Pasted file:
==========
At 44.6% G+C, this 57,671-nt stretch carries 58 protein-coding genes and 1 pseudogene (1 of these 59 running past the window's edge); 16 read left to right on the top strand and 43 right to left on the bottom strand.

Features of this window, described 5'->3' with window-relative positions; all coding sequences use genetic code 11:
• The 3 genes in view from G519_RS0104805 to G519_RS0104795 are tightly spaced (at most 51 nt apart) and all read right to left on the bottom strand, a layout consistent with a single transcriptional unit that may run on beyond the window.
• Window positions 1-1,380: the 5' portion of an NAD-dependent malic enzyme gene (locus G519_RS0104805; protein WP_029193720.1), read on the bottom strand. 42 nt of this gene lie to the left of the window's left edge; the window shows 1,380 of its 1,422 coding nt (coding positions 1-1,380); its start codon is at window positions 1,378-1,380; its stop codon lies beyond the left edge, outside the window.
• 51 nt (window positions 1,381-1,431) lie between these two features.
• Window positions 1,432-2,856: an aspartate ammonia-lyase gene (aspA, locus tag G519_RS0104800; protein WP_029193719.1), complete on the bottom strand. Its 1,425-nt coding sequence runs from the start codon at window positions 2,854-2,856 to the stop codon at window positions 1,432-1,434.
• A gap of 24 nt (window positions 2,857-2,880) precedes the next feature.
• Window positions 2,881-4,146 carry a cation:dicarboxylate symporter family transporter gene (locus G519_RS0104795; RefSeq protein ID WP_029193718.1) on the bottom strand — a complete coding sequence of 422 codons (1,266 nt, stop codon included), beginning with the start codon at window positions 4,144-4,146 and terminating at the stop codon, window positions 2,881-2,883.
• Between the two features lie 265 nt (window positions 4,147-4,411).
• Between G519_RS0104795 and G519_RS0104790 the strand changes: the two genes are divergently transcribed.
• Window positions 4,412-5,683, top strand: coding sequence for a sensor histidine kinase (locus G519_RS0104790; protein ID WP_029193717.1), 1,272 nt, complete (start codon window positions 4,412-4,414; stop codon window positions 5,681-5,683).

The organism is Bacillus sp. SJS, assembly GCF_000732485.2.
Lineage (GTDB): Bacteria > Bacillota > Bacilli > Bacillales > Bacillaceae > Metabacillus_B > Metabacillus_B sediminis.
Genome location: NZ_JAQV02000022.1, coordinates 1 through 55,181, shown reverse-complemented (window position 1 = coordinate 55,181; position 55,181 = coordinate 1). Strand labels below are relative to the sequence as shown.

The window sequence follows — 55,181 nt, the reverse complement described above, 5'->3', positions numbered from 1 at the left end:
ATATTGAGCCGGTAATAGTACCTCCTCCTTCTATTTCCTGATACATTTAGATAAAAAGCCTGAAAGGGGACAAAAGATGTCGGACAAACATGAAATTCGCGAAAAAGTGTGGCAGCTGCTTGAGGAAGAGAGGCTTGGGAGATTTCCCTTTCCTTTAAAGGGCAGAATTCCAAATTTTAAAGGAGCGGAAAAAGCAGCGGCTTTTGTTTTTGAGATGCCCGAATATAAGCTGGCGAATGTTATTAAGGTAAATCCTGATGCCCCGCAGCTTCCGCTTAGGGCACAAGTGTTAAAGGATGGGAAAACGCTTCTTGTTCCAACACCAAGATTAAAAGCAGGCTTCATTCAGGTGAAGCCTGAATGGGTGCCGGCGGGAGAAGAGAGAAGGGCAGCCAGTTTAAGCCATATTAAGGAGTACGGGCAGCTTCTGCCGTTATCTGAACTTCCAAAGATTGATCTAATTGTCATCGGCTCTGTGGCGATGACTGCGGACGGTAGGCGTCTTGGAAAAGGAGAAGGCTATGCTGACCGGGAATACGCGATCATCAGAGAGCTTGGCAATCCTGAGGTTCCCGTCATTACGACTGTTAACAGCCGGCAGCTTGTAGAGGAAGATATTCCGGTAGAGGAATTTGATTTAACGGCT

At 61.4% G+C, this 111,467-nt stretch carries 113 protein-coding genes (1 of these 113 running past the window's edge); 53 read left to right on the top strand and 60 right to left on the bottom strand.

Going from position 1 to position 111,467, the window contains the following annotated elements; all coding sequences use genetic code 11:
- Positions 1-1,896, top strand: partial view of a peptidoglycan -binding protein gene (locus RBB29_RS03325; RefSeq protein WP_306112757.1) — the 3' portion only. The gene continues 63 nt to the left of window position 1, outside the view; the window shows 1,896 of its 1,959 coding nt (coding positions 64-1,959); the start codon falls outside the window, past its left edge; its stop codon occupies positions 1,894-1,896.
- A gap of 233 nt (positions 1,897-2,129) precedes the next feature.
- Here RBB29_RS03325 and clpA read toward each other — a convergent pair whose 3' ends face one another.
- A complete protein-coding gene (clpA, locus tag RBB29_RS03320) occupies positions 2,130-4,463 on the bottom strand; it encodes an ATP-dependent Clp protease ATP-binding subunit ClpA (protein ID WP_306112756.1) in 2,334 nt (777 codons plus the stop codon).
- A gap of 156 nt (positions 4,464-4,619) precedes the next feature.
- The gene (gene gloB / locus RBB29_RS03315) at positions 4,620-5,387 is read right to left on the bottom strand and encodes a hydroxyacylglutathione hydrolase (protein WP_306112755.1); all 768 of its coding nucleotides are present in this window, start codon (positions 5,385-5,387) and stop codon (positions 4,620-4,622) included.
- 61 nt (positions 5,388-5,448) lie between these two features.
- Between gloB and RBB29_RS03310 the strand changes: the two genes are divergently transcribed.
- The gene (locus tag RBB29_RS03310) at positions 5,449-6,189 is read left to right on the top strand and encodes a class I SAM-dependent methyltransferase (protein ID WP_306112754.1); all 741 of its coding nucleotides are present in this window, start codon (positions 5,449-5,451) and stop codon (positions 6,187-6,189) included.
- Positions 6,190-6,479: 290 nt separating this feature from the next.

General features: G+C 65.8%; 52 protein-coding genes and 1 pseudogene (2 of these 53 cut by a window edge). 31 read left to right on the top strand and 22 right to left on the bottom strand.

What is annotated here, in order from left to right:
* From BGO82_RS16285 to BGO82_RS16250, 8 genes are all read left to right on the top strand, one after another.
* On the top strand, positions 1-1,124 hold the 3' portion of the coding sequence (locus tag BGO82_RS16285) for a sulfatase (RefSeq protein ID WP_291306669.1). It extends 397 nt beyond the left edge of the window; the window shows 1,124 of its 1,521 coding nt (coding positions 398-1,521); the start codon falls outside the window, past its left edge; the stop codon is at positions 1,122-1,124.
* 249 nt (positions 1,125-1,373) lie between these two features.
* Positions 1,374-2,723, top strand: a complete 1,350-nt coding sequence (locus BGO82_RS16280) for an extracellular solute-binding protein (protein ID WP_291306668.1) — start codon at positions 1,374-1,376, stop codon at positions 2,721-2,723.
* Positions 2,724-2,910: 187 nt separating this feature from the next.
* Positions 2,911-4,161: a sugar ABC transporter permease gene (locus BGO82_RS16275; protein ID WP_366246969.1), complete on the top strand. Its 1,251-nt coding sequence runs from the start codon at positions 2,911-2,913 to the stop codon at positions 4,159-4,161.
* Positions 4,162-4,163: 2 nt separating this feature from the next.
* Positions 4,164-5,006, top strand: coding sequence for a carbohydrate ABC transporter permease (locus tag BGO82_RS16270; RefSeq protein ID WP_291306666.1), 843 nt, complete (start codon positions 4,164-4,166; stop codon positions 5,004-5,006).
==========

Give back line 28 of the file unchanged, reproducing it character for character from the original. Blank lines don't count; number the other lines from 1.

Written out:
- Positions 6,190-6,479: 290 nt separating this feature from the next.